Thank you, Madam Deputy Speaker. I turn to amendment (a), tabled by Chris Bryant , who has been very helpful in this process and in the discussions I have had with him. I understand that some Members remain sceptical about the approach that I have set out and whether it is the right one, and this amendment seeks to remove entirely any possibility for debate in these circumstances. I am not entirely unsympathetic to this view, because our priority is to restore confidence in the ability of the House to achieve the standards that are reasonably expected of us and to ensure that people making complaints, some of whom, as I have said, have been treated in the most appalling way, feel that the system will not add greater pain to that which they have already suffered.
However, it is my view that it would be wrong for the Government to have tabled a motion that denied the House the opportunity to consider a matter of this gravity. It should be for the House, not for Ministers, to decide that they wish to curtail the ability of Members to conduct debate. The House can set its procedures as it wishes, but it would not be constitutionally right for the Executive to seek to limit free speech in this House.
I believe that this curtailment can be avoided and have set out how we can meet our constitutional requirements, while reassuring those wishing to access the ICGS who have not yet done so that they will have their confidential information preserved and protected. But if the House agrees to this amendment, it will willingly and knowingly have taken this approach, and in those circumstances, motion 6 will not be moved.
While the amendments tabled today differ in terms of the means, I think we are all entirely united in the ends, signalling our collective determination to make a break with the past. Above all, this is a matter for the House, which this House must get right to show that we are genuinely committed to change.
The Leader of the House has taken us very deftly through the constitutional and procedural aspects, but there is a further test that I think the House needs to apply: whether the outcome of the decisions that we make will make it more or less likely that the people whom he has met and whose complaints he has heard will have confidence in the system to see it through to a conclusion. I suggest gently that that is why the amendment tabled by Chris Bryant is a sensible one.
The right hon. Gentleman makes an important point. I believe that the proposal that the Government have put before the House balances the constitutional needs and the protection of the individual complainants, but I make no criticism of those who have come to a different conclusion. I absolutely share his concern not only that we must ensure that people are not discouraged, but that we must all—in our own way, when we can and when it comes to us—encourage people to use these systems, because they are there to protect people who are vulnerable. That is very important.
The tone of this debate is in the right direction, but I really do have concerns about a bully pulpit being used in this Chamber. Even if people are not named, there will be gossip and innuendo about who is being referred to. I hate to refer to this, Madam Deputy Speaker, but a predecessor of Mr Speaker, in a published book, named Members of this House. If people of position and power do that, what confidence will people have if we still have an open debate in this Chamber, even if people cannot be named?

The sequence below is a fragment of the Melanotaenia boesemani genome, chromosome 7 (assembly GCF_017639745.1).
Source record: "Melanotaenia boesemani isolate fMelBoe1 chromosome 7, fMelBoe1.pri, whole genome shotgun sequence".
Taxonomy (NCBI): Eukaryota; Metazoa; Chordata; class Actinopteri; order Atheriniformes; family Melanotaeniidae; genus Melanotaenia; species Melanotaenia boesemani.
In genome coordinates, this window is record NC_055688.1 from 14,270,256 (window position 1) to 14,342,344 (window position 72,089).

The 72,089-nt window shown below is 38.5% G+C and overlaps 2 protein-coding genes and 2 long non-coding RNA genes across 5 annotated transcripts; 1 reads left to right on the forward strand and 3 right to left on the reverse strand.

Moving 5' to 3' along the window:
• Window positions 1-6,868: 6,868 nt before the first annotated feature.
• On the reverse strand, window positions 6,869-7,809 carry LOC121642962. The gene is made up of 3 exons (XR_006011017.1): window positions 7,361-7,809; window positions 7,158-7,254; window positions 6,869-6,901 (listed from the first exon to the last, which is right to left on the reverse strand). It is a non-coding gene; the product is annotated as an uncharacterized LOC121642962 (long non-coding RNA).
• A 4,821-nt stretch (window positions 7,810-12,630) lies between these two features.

The hon. Lady makes a very fair point. I think the answer is that not having a debate in this Chamber at the end of the process, subject to very strict rules, does not mean that people may not write books saying things that they should not say or that they may not use other opportunities within parliamentary privilege. It is the question of constraining what can be done within parliamentary privilege that is essential, which is why I believe that something that is controlled and clearly set out in the rules is, on balance, preferable to trying to prevent this House from debating. However, I understand that others come to a different conclusion on what is a serious level of constitutional change because of past behaviour that has besmirched the name of this House and of politics and politicians generally.
Taken together, the provisions have the effect of acting decisively to uphold the spirit of our efforts towards culture change, while respecting the traditions and requirements of our parliamentary democracy. They aim to build the confidence of complainants by ensuring that these matters will be treated with the sensitivity and professionalism that they deserve. We simply have to give people who feel that they have been abused the confidence that they need to come forward. Adopting Dame Laura Cox’s recommendation by establishing the independent panel of experts will help us to do that. I commend the motions to the House.
I thank the Leader of the House for bringing the motions to the House today.
I want to start by thanking all the staff for their work on the independent complaints and grievance scheme, which is a testament to them all and to their hard work: they were working to tight deadlines in addition to their own work.
At the start of the process, it was about serious cases of sexual misconduct; it was then extended to bullying and harassment. We are now at the stage where there is a behaviour code. We have Valuing Others training in place, and I hope that all right hon. and hon. Members have signed up. I am not quite sure what is happening now, with covid—whether the training can be undertaken online or whether it is still going on.
I have mentioned numerous times at the meetings that we also need to have racial awareness training. Now that the Black Lives Matter movement is becoming centre-stage, I think that it should be an important addition to that training. The Leader of the Opposition has instructed everybody from the shadow Cabinet to undertake unconscious bias training. He has given us a deadline to do that, and the same should apply to the House.